We’ve previously discussed how a school can possibly be held civilly liable for a teenager’s suicide that was apparently motivated, in significant part, by bullying at school.
Conspicuously absent from that lawsuit was, apparently, any allegations that the children who did the bullying were legally responsible for the victim’s death. Instead, the main legal argument centered around the school’s failure to properly supervise its students, and put an end to the bullying long before it reached the point of driving someone to suicide. The motivations of the victim’s parents for only going after the school aren’t entirely clear, but it’s possible that they believed that the school would be most likely to settle. This is not to suggest, of course, that they’re simply looking for a payday. Any finding or admission of responsibility, even if it’s through a settlement, can be extremely cathartic for the victims of wrongdoing.
Now, however, there is a new wrinkle in bullying and the law: at least 9 students in a rural Massachusetts town have been indicted on criminal charges stemming from the suicide death of a 15-year-old girl, allegedly caused by months of persistent bullying and harassment. It’s important to be mindful of the distinctions between civil lawsuits, and criminal charges. Civil law is not really about allocating moral blame for wrongdoing, or punishing the wrongdoer. Instead, its focus is on ensuring that victims of wrongdoing are compensated for their injuries, by requiring the persons and/or entities most responsible for the injuries are required to pay for them.
Criminal law, on the other hand, is focused squarely on punishing wrongdoing, which necessarily means placing moral blame on the wrongdoer. While the bullies here aren’t being charged with murder or manslaughter (and are instead being charged with criminal harassment, and depriving the victim of her civil rights, which appear rock-solid, based on the details of the case), the tone of the statements issued by prosecutors and the commentary surrounding this event all strongly suggest a sense that these bullies share at least some blame for the girl’s death.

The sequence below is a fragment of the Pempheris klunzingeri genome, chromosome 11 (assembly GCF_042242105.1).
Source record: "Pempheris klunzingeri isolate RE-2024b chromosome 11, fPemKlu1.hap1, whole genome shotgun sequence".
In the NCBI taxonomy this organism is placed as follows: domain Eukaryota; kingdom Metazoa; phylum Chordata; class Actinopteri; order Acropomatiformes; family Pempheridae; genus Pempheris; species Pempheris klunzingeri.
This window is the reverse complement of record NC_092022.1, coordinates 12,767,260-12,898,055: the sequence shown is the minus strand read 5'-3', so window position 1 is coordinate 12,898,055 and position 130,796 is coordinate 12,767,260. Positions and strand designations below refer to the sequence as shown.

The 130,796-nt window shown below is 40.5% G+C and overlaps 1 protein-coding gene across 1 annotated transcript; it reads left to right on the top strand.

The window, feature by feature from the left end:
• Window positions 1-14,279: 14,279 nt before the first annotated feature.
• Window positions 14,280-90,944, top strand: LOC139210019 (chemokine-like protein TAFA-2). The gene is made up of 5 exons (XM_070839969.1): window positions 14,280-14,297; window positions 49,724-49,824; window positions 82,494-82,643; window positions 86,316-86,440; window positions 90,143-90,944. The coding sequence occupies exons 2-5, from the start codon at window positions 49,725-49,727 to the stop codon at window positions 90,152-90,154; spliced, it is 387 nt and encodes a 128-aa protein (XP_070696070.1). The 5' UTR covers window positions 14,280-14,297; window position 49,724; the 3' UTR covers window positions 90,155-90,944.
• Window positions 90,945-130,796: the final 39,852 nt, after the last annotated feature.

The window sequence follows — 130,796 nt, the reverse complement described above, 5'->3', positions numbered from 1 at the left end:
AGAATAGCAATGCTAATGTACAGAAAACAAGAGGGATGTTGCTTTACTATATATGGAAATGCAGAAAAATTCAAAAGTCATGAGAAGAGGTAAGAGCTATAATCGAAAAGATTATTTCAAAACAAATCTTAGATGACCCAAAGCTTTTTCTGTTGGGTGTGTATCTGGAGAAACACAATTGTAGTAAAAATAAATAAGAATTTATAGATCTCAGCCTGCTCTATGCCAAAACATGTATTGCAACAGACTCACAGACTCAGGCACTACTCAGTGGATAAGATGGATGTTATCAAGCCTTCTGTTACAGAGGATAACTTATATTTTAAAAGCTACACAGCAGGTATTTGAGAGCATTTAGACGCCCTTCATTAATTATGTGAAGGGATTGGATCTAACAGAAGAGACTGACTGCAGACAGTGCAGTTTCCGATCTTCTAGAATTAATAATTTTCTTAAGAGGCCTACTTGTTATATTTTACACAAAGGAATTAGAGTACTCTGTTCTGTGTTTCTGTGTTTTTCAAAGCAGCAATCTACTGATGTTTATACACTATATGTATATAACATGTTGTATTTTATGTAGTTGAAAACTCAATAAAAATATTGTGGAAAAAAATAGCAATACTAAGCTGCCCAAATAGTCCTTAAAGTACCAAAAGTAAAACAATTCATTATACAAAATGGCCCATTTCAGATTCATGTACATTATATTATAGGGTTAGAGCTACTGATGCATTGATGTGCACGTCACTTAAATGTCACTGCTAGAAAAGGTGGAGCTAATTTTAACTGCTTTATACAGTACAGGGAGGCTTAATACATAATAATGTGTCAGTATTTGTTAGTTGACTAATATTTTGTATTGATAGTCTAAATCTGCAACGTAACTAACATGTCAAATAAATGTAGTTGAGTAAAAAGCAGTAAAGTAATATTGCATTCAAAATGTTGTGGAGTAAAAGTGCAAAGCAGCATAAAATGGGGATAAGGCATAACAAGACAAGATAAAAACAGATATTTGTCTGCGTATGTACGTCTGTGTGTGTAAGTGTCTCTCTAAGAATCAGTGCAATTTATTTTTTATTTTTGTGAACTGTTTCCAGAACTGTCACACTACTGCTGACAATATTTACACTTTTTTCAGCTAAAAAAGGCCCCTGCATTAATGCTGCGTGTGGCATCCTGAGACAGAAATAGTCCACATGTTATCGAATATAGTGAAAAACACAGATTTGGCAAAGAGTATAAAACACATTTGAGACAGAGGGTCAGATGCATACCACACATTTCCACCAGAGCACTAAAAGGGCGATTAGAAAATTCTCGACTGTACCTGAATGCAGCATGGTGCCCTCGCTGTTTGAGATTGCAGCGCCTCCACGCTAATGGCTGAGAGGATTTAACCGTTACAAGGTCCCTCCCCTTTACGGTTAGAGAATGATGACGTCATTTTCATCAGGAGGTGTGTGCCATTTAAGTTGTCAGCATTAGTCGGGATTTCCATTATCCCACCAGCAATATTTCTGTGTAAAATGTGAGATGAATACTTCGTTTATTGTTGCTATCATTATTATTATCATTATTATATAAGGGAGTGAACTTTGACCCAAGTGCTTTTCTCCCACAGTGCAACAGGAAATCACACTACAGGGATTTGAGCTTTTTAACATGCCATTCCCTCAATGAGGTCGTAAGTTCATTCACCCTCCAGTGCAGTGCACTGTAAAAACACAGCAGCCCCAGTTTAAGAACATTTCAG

It seems like just a matter of time before an ambitious prosecutor decides that bullies who drove their victim to suicide should be tried for murder or manslaughter. Bullying is outrageous and inexcusable, and those responsible should be held accountable, both civilly and criminally, to the extent that the harm suffered to the victim can be definitively traced to the conduct of the bullies. So, holding bullies criminally responsible for any physical injuries they case, as well as the conduct itself, is perfectly reasonable.
However, we could be going down a slippery slope if a prosecutor ever decides that the causal chain between bullying (or other conduct by a third party) and a suicide is strong enough to warrant murder charges. When charging a person with murder or manslaughter, the causal link between the defendant’s conduct, and the victim’s death must be rock-solid. And for good reason – putting someone in prison for life is serious business, and should only be done when a jury is as sure as humanly possible that they caused the victim’s death.
My question is this: if a person commits suicide, no matter how clear their motivations seem to be, could another person ever be guilty of murder because of it? Think about it – there’s a major intervening cause between the bullying and the victim’s death – the victim’s own decision to take his or her own life. In my last article on this subject, I argued that the causal link is sufficient for civil liability, even with that intervening factor. For criminal liability, I’m no so sure.
In the end, however, I’m glad that prosecutors appear to be using every tool at their disposal to address the problem of bullying. However, as with any anti-crime crusade, it is essential that prosecutors refrain from the urge to overreach, in order to prevent backlash from undermining their long-term efforts, and, more importantly, threatening the rule of law
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